We are not to spend a single minute without considering [God].
Switzerland is known, among other things, for its watches, but how did it come to be so? When the Reformation came to Switzerland, jewelers and goldsmiths, who had previously devoted their labors to the creation of idols in the service of the Roman Catholic Church found themselves prohibited from making instruments of idolatry as well as "useless [ostentatious] jewelry." Faced with the need to find new opportunities to practice their craft, watchmaking became Geneva's specialty. As Huguenot artisans emigrated to this city of refuge, Geneva built its reputation over the following centuries as the center of the time-keeping world, Greenwich mean time notwithstanding.
Max Engammare, General Director of Librarie Droz, puts forward a thesis in his 2004 book L'ordre du temps: L'invention de la ponctualité au XVIe siècle (translated by Karin Maag in 2009 under the title On Time, Punctuality, and Discipline in Early Modern Calvinism) that we owe much of the modern concept of punctuality or "being on time" as a virtue and indeed an ethical obligation to both to the rise of Genevan watchmaking and the spiritual regulation of time as a limited commodity to be measured and spent wisely. This thesis is also discussed in a May 20, 2009 Haute Horlogerie magazine article: "How Calvin invented punctuality, 500 years ago."
As time-pieces proliferated, church and society became increasingly conscious of the flow of time and the importance of redeeming it rather than wasting it in idleness (Eph. 5.16). The use of hourglasses to monitor the length of sermons, fines issued for tardiness relating to church attendance, the conversion of ecclesiastical calendars from liturgical festival days (cyclical) to historical (linear) non-liturgical commemorations, the recording and accounting of time spent in personal diaries and journals -- each of these represent applications of the principle that the measuring and profitable use of time is a virtue.
Engamarre examines the writings of Calvin, and other literature, including Huguenot calendars, to articulate this thesis. He does not attribute to technology the spiritual value put upon time in Calvin's Geneva, but rather notes that the convergence of technological and spiritual reckoning of time has bequeathed to our age the virtue of punctuality in a way not found previously in history. If the increased consciousness of time and precision in its measurement can be put to good use in tracking how we spend it and by inculcating a sense of accountability to God the giver of time, it is also true that perhaps never in human history has man experienced such stress as the pressures upon our personal time management. We often exclaim that we need more hours in the day to satisfy all of the demands upon our time. The reckoning of time is, perhaps, a two-edged sword.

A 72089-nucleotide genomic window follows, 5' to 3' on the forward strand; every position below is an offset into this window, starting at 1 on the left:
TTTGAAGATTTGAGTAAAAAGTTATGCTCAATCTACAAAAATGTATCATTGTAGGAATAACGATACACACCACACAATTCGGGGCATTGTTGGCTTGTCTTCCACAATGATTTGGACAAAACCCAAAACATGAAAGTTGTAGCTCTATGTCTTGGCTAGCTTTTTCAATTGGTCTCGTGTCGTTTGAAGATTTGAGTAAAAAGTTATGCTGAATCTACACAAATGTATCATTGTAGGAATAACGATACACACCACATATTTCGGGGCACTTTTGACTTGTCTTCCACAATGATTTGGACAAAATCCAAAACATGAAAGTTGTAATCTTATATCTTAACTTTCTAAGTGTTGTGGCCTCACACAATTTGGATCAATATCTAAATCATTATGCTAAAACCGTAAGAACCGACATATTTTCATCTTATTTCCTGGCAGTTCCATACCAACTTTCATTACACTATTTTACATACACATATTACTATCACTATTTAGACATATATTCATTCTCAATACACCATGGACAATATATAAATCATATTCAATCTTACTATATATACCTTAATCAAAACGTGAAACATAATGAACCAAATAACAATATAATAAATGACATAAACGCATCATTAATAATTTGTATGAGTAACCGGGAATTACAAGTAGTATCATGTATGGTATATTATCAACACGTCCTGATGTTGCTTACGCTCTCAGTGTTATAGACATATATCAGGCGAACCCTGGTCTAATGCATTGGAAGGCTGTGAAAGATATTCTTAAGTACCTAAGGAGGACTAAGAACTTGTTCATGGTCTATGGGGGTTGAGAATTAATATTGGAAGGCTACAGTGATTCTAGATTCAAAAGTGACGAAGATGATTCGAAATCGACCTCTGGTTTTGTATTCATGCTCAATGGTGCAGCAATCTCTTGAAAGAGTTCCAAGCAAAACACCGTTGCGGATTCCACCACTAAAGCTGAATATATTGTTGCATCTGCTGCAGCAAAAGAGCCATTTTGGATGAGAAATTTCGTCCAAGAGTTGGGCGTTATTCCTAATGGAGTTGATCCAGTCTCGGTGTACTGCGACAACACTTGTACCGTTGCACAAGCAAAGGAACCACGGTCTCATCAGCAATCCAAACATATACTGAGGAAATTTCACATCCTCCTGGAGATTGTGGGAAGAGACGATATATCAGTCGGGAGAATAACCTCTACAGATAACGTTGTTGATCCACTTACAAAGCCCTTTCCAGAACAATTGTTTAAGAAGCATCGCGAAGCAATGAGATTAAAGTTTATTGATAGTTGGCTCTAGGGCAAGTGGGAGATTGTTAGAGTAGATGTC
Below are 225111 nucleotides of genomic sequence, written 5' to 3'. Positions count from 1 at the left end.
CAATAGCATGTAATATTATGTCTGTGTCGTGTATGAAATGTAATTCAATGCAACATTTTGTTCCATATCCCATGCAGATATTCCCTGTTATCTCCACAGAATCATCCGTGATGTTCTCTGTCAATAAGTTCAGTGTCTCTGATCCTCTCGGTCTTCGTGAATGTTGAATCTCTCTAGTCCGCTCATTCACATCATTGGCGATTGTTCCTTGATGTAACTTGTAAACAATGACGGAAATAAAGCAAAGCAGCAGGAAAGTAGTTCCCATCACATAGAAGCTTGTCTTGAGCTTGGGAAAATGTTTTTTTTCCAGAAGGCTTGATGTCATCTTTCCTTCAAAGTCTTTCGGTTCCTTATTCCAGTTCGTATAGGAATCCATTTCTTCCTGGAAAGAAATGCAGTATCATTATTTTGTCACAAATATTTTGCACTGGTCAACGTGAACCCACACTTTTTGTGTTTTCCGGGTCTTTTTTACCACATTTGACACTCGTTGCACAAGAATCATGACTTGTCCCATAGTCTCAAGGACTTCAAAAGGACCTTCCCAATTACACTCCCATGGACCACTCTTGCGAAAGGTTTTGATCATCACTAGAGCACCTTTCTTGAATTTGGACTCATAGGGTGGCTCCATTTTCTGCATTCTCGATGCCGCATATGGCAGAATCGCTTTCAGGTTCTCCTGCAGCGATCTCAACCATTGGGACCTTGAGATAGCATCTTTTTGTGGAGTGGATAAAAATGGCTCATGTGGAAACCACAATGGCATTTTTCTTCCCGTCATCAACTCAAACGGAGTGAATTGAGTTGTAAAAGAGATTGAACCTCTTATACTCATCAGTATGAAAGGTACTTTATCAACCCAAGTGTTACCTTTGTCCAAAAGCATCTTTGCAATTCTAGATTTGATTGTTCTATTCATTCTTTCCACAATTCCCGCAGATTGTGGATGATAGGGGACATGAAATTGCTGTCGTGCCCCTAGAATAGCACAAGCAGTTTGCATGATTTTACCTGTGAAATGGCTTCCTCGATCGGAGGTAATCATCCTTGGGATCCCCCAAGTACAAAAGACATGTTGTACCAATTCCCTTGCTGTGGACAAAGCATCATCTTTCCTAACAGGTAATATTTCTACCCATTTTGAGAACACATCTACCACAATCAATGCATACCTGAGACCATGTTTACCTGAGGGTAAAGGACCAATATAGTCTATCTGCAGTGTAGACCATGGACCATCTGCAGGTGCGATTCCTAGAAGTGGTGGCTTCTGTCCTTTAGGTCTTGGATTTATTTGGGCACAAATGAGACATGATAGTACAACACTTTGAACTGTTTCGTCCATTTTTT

Engamarre's book highlights Calvin's own personal time management and the encroachments upon his own schedule by messengers who waited upon him while he was forced write quickly to dispatch letters. While reading this, I was reminded of Pascal's famous saying, "I would have written a shorter letter, but I did not have the time" (Provincial Letters: Letter XVI). Or the famous saying attributed to Martin Luther: "I have so much to do that I shall spend the first three hours in prayer." Men have always struggled with being busy or the temptation to be lazy. Though clocks and the electric light bulb have impacted the schedules of modern man in ways that the ancients could have not have imagined, yet the responsibility for improving upon the time given to us remains, and technology cannot be blamed if we fail to live each moment for God.
The Fourth Commandment still binds us to work six days and find our spiritual rest in worshiping God on his holy day. The Sixth Commandment still binds to the moderate use of sleep, recreation and labor. We may glorify God by resting our bodies as well as by working. "To every thing there is a season, and a time to every purpose under the heaven:" (Eccl. 3.1). Or, in Engamarre's words: "A moment for everything and something for every moment."
To return to first principles concerning time, we ought to heed the prayer of Moses, "So teach us to number our days, that we may apply our hearts unto wisdom" (Ps. 90.12), as well as the admonition of the Apostle to be "wise, Redeeming the time, because the days are evil" (Eph. 5.15-16). With such wisdom may we reckon our time as a precious gift, not to be wasted, of which we are stewards who must give account to our heavenly Master. The watch is not our master, but a means to an end that we may reckon each moment and spend it to God's glory.